Adios, “Dios” – Part I

Saying Goodbye to “God” in Sacred Text

What good is “God?” We know well how much violence is committed in the name of “God.” If we were to delete both our traditional Western word and notion of “god” from both our speech and thinking, what are the implications for such things we ourselves know and experience to be true in our own human experience? I’m talking about conceiving of such things as love, compassion, mercy, grace, reconciliation, forgiveness, even absolution, redemption, and salvation. Part one in this series considers a scripture text considered sacred, but noticeably absent is the presence of any deity.

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Resurrection as Change, Part III: Deleting “God”

The idea of “God” has been problematic for as long as the notion existed. As a result, “God” has admittedly been for me a direction; but neither a destination, nor even a companion along the way any longer. As the poet suggests, if the notion of “god” is directional movement from a former past to the present now, then perhaps it is the time to leave the “G” word behind. What does that mean?

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Resurrection as Change, Part II

The Emmaus Experience of Transformation

The Emmaus legend is about both the inevitability of change and the possibility of transformation. … In all the swift and varied changes of this world, the elusive goal of converting hearts and minds remains optional.

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the Easter uprising

Jesus rises up whenever the conspiracy of love rises up, whenever compassionate and courageous acts of the kingdom of God are present, whenever the reign of love is made manifest in this life. Following Jesus is a response to his call to establish justice and peace in the world.

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What Happens to D&D When God Is Promoted and Jesus Is Demoted?

Watch what happens to most of the D&D when the theistic god of yesterday is promoted to encompass the entire universe. One can no longer think about a small Master Puppeteer but more in terms of a force that some call Creation or Ground of All Being. This force has no gender, sexuality, children, color, or religion. It’s simply there, everywhere, creating.

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The Law Hangs in the Balance of Love

Part 4 of the series, What Makes a Christian?

Sometimes our greatest breach with Scripture is not when we outright contradict it–it’s what we choose to prioritize, diminish or outright ignore. There is a time for everything under heaven (Ecclesiastes 3:1). We need to put first things first and second things second.

Much of Christianity focuses on salvation plans and doctrinal ideas.

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The Two Gospels

I recently heard a Christmas Eve sermon titled “Mary Had a Little Lamb,” recited entirely in rhymed couplets and delivered without a manuscript. Running for nearly eleven minutes, it was quite a remarkable feat.

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The Elephant in the Living Room

Part 1 of the series, What Makes a Christian?

In John 13:34-35, Jesus states that our very public witness of our Christian identity itself depends on whether or not we love one another. Otherwise, people will not recognize that we are indeed Christians. Jesus tells us to follow his example. Jesus not only gives the commandment to love, but also states that His life has modeled this love.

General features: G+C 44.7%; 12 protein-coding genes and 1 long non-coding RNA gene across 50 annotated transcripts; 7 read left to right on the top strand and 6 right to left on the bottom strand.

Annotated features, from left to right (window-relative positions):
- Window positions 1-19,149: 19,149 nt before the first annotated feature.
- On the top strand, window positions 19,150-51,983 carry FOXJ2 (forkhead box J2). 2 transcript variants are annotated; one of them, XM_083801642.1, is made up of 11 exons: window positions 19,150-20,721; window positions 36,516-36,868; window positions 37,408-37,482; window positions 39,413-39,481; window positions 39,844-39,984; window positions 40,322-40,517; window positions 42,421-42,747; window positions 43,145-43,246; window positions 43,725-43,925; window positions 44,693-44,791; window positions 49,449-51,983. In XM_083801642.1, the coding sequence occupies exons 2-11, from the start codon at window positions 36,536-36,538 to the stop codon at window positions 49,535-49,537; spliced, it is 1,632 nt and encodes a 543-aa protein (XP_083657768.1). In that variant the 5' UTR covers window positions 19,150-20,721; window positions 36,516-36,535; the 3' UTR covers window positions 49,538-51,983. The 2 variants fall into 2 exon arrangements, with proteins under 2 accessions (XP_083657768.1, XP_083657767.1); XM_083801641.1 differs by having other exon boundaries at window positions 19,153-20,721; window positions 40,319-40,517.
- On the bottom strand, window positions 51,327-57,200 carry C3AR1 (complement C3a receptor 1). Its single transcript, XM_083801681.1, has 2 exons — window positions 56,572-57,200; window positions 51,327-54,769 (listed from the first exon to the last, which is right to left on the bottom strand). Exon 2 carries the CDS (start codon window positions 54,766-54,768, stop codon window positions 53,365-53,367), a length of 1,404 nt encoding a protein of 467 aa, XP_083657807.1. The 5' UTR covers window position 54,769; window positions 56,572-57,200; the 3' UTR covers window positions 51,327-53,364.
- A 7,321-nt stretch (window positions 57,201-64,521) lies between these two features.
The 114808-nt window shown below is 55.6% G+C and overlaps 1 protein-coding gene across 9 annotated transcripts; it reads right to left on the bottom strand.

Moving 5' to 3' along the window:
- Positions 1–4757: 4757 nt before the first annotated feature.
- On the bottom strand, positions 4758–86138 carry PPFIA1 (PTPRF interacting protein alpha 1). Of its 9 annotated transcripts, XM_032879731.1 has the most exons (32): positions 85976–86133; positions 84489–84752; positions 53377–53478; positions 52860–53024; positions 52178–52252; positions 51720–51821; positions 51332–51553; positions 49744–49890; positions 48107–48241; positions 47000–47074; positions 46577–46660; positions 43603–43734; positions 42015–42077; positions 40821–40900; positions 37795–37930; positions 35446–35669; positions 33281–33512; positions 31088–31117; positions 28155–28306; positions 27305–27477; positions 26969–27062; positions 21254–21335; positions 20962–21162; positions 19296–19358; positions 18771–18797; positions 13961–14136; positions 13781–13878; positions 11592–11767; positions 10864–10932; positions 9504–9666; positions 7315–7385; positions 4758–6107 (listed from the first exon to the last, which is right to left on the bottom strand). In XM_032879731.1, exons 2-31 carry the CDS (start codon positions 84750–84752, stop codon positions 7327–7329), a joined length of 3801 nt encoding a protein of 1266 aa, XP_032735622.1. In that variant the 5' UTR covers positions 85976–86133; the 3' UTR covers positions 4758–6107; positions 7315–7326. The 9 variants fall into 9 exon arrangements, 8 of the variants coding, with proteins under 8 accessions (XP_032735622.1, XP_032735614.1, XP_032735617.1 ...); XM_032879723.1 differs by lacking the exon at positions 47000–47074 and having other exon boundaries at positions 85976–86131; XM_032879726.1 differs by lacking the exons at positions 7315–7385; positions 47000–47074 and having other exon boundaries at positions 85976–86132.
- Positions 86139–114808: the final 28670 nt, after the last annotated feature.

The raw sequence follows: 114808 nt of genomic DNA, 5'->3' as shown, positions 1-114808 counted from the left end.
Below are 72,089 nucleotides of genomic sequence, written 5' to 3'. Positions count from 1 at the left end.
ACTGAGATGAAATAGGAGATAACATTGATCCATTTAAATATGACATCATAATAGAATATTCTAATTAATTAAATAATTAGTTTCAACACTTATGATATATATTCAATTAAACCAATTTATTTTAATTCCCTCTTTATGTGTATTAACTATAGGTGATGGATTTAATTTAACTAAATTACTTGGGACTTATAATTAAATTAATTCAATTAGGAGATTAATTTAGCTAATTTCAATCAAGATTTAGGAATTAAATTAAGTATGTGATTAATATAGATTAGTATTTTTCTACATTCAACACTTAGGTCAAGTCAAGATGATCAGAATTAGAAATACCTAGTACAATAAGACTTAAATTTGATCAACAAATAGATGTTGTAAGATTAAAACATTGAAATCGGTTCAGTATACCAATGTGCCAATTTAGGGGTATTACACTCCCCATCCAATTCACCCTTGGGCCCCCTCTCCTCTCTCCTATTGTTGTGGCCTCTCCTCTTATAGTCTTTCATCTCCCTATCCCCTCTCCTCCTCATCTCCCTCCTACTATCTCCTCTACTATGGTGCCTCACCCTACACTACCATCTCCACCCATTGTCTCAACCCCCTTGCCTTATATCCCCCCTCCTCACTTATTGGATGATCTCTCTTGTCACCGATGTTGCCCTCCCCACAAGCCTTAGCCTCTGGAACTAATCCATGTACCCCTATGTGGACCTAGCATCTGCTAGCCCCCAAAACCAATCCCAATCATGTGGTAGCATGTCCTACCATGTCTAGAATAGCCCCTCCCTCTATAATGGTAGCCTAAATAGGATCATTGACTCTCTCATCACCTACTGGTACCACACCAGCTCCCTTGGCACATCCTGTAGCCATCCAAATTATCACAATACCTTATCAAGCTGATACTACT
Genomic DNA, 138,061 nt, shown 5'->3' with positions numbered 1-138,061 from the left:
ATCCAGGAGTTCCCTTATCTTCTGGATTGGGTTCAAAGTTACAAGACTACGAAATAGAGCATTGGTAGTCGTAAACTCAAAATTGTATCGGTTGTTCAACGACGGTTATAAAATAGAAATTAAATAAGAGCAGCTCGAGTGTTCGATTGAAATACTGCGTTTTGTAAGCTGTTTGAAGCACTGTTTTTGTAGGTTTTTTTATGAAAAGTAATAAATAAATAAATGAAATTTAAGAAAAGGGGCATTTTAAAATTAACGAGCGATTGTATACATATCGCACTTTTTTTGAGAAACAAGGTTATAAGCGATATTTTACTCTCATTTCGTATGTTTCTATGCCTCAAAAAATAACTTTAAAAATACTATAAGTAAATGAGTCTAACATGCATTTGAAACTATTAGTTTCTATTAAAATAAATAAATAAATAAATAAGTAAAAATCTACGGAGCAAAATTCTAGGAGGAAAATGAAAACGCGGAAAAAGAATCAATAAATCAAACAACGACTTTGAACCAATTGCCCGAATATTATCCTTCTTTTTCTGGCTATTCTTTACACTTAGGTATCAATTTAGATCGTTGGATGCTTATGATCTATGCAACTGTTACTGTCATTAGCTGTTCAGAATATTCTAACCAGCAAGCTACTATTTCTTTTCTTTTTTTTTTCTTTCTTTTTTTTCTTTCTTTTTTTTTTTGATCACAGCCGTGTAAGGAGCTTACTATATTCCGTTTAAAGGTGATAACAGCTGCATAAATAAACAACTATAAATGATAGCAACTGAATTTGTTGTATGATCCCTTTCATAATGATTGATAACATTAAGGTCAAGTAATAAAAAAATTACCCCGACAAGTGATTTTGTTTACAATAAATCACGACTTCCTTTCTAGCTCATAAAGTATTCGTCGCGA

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The Mystic Bible

Every once in awhile, we come across resources that are not easily available to our global readership and we feel l it necessary to support and offer them. This kind of creative work we support helps people all along the spectrum understand our intent and theology. The Mystic Bible is perfectly balanced on the progressive spectrum, meaningful for people who are deeply connected to the stories of the Bible, mystical and poetic, and yet innovative and theologically progressive.

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Ubuntu: A Person Is A Person Through Other Persons

Luke 17:5-10 – The Parable of the Mustard Seed

We all too often assume that it takes huge acts to embody faithfulness, grand gestures to change the world, more often than not it’s just the simple everyday acts of human kindness that change reality. Built one upon another these simple acts of faithfulness can change who we are as a people. We already have enough mustard on our plates to make the whole world rich. Our actions have consequences. Our faithfulness, our willingness to head off down the path of Love, of kindness, can move mountains. Our interrelatedness, our humanity, means that our way of being in the world makes a difference.

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The Guests Watched Jesus Closely: Sermon

Pentecost 15C – Luke 14:1, 7-14

I dare say that most of you are anything but invisible. No matter how much you’d like to remain anonymous about your Christianity; no matter how far you’ve tried to distance yourselves from those Christians, people know who you are and they’re watching you. No matter how gently or softly we Canadians are in our approach to the world, we are not invisible. The world continues to watch us. The world continues to look to us to see how we engage the issues.

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The Bent Over Woman

Luke 13:10-17